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In fact, I’ve changed my mind.

When Mary starts her training on Monday, I plan to provide her transportation.  When I told one of the paralegals at my job that I would be changing my work schedule in order to get Mary to her training group on time, she said, “I thought the Kilter college taxi service had closed.”

Well, I’ve been thinking about our insistence that Mary find employment with a location on a bus route. Better for her independence, we said. But after four fruitless years of looking for work that meets that criteria, I have given up on that line of thinking.  If Mary were married, wouldn’t her husband take her to work if he could drive? Don’t other people share transportation to work for members in their family? Young adult or not? Autistic or not? Our goal is for Mary to be as independent as possible. So maybe she needs our help with transportation to get to that point. So what?

The location of this work place is not too far from a bus route, if the bus stops near there. But it would take Mary at least one transfer to get there. Probably about an hour on the bus from our house. There is a transportation service in town for people with disabilities , which costs $10 per trip. When I mentioned this to Mary in the past, she said, “That would be $100 a week.” She didn’t want to consider it. When I asked again, pointing out that $100 a week is what many people pay to own and operate a car (including car payment, insurance, gas, and maintenance), she said, “They have a waiting list.” But even if she has to wait, if she were established in a job, she could find a way to afford it. Maybe Uber, the ride sharing phone application service, could get her a steady ride. Or she could move closer to the job. Maybe we could car pool with another family in the area with similar transportation needs.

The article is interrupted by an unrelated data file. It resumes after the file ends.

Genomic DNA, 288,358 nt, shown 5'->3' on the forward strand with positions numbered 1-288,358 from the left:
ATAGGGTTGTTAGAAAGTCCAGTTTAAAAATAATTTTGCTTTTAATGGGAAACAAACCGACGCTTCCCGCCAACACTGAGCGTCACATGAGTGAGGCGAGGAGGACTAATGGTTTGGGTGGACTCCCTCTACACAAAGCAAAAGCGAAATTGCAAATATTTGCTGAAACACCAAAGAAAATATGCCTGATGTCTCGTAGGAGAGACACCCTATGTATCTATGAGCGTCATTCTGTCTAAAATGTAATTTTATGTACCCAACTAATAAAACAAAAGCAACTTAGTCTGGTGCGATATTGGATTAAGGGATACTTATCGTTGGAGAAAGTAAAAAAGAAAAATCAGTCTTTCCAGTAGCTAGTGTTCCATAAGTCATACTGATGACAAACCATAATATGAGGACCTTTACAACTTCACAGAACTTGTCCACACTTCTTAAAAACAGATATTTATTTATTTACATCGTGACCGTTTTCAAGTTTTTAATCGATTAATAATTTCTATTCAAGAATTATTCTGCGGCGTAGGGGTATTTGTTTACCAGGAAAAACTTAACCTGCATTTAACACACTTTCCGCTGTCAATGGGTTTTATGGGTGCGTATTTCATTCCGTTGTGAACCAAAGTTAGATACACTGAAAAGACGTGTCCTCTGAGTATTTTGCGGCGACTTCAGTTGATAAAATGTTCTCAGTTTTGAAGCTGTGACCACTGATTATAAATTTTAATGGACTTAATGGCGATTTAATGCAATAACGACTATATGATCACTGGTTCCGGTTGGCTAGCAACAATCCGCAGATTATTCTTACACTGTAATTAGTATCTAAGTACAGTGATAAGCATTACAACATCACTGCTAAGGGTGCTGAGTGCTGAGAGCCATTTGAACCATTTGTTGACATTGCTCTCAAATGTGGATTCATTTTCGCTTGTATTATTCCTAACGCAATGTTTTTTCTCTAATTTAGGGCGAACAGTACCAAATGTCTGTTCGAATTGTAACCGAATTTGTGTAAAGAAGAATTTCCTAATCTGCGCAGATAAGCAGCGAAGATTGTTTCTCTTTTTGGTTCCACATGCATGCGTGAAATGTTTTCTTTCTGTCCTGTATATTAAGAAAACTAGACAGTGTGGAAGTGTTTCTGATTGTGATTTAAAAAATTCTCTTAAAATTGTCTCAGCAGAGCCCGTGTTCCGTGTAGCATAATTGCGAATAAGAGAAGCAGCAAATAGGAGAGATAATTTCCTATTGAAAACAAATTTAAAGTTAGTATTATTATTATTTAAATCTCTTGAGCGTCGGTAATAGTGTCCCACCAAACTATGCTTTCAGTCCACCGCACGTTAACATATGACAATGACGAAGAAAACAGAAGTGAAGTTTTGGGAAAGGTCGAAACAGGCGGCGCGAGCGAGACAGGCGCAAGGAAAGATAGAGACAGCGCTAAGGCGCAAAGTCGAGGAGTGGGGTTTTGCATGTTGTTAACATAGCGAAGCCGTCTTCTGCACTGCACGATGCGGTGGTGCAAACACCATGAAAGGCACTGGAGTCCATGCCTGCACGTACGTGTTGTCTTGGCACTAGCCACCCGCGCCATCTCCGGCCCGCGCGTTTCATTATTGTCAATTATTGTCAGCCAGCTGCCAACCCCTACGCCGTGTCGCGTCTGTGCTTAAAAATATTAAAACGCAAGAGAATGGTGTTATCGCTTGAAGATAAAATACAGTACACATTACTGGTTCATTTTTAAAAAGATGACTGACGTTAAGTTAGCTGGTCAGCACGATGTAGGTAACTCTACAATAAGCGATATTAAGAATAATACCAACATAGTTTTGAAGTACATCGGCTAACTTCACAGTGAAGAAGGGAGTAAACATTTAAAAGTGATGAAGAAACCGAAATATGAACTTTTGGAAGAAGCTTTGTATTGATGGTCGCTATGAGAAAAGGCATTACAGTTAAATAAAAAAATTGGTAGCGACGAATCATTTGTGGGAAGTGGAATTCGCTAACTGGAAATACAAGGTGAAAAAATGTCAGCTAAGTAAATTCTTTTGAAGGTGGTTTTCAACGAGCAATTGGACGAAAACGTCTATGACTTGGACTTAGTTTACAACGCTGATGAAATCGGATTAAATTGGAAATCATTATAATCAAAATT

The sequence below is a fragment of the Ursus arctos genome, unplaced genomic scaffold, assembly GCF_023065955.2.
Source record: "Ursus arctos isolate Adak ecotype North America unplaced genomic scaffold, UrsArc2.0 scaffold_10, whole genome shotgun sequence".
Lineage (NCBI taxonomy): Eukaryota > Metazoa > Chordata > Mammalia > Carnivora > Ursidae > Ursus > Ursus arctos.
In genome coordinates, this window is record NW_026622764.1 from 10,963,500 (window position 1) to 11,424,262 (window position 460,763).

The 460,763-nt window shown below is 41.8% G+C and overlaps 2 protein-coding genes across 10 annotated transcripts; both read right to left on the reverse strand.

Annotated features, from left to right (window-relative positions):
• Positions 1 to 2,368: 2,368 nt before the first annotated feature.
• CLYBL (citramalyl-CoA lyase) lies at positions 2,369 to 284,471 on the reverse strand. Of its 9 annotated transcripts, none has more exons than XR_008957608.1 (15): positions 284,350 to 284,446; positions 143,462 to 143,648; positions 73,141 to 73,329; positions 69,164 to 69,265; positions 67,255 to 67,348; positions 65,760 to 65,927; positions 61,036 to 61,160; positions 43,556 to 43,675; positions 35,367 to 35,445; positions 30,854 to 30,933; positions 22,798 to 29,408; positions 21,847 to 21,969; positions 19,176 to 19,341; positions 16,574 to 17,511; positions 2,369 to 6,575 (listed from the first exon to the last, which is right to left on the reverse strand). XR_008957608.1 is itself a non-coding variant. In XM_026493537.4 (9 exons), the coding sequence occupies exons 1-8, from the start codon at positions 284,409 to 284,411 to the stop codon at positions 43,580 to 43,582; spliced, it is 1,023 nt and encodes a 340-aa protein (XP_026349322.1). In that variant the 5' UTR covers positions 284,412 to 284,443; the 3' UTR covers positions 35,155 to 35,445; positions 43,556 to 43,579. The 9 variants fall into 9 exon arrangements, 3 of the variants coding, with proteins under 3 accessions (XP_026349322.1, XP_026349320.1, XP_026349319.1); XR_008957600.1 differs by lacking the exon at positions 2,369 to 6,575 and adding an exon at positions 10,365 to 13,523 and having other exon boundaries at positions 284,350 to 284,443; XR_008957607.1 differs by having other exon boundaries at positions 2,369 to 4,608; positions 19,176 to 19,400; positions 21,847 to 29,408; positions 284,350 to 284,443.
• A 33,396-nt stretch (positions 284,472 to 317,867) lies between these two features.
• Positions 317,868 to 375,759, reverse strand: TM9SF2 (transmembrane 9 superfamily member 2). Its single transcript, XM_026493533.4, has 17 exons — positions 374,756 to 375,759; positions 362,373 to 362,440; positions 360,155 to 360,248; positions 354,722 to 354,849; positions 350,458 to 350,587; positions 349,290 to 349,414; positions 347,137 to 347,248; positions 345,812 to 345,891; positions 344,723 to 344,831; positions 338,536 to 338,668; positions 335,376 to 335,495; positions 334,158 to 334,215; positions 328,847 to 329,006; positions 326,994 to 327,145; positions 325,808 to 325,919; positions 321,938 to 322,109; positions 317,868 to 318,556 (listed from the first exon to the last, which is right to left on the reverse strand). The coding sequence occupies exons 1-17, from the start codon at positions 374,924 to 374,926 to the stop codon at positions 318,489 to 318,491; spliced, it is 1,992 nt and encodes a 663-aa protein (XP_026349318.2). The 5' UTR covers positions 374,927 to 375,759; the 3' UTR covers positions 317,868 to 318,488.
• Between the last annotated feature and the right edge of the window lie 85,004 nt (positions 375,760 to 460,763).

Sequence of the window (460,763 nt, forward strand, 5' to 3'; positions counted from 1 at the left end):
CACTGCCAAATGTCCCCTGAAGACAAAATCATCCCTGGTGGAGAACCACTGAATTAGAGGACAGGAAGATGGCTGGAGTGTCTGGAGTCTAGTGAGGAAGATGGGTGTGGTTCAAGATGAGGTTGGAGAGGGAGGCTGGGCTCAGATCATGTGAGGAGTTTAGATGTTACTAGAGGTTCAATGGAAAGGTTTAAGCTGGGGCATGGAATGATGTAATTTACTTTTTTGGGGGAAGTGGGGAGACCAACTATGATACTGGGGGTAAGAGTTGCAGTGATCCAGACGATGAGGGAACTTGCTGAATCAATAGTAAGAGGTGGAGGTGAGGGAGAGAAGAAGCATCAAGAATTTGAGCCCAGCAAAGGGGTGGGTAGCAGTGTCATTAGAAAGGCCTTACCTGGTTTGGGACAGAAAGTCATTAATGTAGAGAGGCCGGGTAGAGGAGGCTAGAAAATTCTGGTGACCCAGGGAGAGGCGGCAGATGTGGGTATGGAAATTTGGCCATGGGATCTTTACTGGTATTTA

Maybe in our stubborn insistence that Mary find a job on the bus line, we have not provided for her. Our intentions were good, I think. Even so, the underlying message regarding independent transportation was important.

When we went out to lunch at the Steak and Shake last spring, Mary told me that since she hadn’t had success in finding work to fit her accounting degree, she was going to try something else. In fact, she had already signed up to begin training for computer certification in order to qualify for work in a different field. She assumed that we would help her get there. And Lord willing, we will.

So, yes, The Kilter family taxi service has opened for business under a new name. But we still have the same mission: eventual independence for our kids.